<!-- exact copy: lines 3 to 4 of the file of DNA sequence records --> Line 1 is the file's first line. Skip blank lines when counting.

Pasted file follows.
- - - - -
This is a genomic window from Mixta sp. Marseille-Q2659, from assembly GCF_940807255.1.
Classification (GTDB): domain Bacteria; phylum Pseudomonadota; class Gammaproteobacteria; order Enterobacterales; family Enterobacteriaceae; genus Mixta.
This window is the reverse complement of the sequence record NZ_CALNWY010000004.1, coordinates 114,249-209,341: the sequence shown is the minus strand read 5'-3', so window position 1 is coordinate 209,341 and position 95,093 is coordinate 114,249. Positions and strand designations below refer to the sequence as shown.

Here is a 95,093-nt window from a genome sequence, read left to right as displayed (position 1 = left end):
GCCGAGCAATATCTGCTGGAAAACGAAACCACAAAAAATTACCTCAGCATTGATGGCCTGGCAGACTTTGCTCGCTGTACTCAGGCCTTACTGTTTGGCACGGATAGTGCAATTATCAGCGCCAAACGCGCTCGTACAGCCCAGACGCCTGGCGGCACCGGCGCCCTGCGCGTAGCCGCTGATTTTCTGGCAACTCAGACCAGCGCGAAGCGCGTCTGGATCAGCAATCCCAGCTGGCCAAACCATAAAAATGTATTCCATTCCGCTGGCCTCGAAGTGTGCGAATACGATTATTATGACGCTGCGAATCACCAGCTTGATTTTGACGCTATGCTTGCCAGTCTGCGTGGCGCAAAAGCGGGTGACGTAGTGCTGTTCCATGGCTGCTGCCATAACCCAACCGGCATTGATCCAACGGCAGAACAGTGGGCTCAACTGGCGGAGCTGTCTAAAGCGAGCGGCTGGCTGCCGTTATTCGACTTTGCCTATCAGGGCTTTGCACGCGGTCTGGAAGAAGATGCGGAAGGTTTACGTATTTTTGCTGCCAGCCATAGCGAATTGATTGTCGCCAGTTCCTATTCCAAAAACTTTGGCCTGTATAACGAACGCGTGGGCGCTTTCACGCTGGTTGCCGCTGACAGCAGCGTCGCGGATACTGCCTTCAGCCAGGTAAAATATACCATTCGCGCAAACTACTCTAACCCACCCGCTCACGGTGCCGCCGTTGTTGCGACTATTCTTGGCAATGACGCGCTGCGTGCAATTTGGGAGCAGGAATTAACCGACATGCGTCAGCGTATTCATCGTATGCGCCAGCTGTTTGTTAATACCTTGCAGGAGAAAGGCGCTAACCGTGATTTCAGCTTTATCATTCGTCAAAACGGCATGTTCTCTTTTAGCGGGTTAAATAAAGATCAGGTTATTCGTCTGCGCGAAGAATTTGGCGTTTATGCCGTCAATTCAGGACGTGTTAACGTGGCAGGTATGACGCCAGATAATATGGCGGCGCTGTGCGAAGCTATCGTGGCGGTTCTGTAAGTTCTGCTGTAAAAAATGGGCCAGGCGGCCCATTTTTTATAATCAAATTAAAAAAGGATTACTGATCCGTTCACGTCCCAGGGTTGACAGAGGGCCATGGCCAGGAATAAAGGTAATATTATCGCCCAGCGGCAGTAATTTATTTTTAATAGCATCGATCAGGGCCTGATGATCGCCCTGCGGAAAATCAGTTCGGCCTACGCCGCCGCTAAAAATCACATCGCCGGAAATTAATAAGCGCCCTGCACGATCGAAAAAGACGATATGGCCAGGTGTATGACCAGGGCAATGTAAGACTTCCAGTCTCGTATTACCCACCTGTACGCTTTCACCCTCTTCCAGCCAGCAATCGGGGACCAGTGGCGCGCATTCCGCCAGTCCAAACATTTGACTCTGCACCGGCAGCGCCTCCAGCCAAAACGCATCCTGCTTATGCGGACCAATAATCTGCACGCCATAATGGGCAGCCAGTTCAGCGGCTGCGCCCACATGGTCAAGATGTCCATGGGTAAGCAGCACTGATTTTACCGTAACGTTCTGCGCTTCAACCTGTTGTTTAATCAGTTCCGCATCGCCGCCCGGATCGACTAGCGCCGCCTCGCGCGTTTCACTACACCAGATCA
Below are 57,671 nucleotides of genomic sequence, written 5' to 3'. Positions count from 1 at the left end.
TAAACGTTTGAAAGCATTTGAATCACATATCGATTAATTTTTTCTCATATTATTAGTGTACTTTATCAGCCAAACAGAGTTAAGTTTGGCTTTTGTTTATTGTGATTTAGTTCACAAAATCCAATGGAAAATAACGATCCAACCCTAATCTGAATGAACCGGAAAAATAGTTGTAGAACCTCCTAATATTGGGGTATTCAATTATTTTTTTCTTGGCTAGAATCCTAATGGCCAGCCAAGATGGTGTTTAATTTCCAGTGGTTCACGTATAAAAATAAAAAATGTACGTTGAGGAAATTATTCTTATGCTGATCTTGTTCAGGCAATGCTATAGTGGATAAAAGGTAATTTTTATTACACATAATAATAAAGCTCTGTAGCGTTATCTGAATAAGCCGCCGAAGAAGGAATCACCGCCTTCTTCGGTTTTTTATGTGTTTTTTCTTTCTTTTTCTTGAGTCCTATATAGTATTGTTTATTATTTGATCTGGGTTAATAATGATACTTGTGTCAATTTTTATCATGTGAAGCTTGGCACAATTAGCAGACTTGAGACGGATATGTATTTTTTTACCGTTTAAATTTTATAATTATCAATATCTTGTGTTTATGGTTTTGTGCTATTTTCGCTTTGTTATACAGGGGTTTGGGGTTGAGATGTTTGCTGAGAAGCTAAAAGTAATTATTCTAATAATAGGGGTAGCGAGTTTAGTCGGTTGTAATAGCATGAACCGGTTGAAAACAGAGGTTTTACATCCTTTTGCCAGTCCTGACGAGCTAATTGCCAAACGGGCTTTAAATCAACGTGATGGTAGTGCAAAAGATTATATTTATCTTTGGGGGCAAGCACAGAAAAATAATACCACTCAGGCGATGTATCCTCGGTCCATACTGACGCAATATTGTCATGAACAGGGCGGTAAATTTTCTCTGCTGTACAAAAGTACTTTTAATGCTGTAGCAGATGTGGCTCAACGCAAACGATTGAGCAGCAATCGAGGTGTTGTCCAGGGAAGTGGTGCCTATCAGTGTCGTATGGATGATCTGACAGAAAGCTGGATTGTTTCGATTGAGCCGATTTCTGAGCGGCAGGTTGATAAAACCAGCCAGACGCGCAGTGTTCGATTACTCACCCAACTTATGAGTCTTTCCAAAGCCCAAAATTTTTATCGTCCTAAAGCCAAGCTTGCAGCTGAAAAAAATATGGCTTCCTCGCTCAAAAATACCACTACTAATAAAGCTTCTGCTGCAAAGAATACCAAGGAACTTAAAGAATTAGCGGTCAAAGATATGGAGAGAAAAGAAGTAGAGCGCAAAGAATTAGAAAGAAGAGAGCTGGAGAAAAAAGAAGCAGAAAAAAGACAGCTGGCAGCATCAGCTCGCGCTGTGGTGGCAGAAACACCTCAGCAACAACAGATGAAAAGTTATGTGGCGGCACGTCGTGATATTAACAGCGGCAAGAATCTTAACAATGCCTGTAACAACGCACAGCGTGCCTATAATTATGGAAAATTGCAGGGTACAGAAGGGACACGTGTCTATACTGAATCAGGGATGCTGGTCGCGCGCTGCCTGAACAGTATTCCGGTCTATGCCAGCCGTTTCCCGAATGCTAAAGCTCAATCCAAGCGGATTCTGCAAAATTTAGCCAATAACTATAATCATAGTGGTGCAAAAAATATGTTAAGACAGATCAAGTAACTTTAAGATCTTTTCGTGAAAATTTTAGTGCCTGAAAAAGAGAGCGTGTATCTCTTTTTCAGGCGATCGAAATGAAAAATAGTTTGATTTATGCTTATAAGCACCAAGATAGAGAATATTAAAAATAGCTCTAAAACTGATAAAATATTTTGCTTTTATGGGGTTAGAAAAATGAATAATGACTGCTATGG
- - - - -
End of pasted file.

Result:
This window is the reverse complement of the sequence record NZ_CALNWY010000004.1, coordinates 114,249-209,341: the sequence shown is the minus strand read 5'-3', so window position 1 is coordinate 209,341 and position 95,093 is coordinate 114,249. Positions and strand designations below refer to the sequence as shown.

Here is a 95,093-nt window from a genome sequence, read left to right as displayed (position 1 = left end):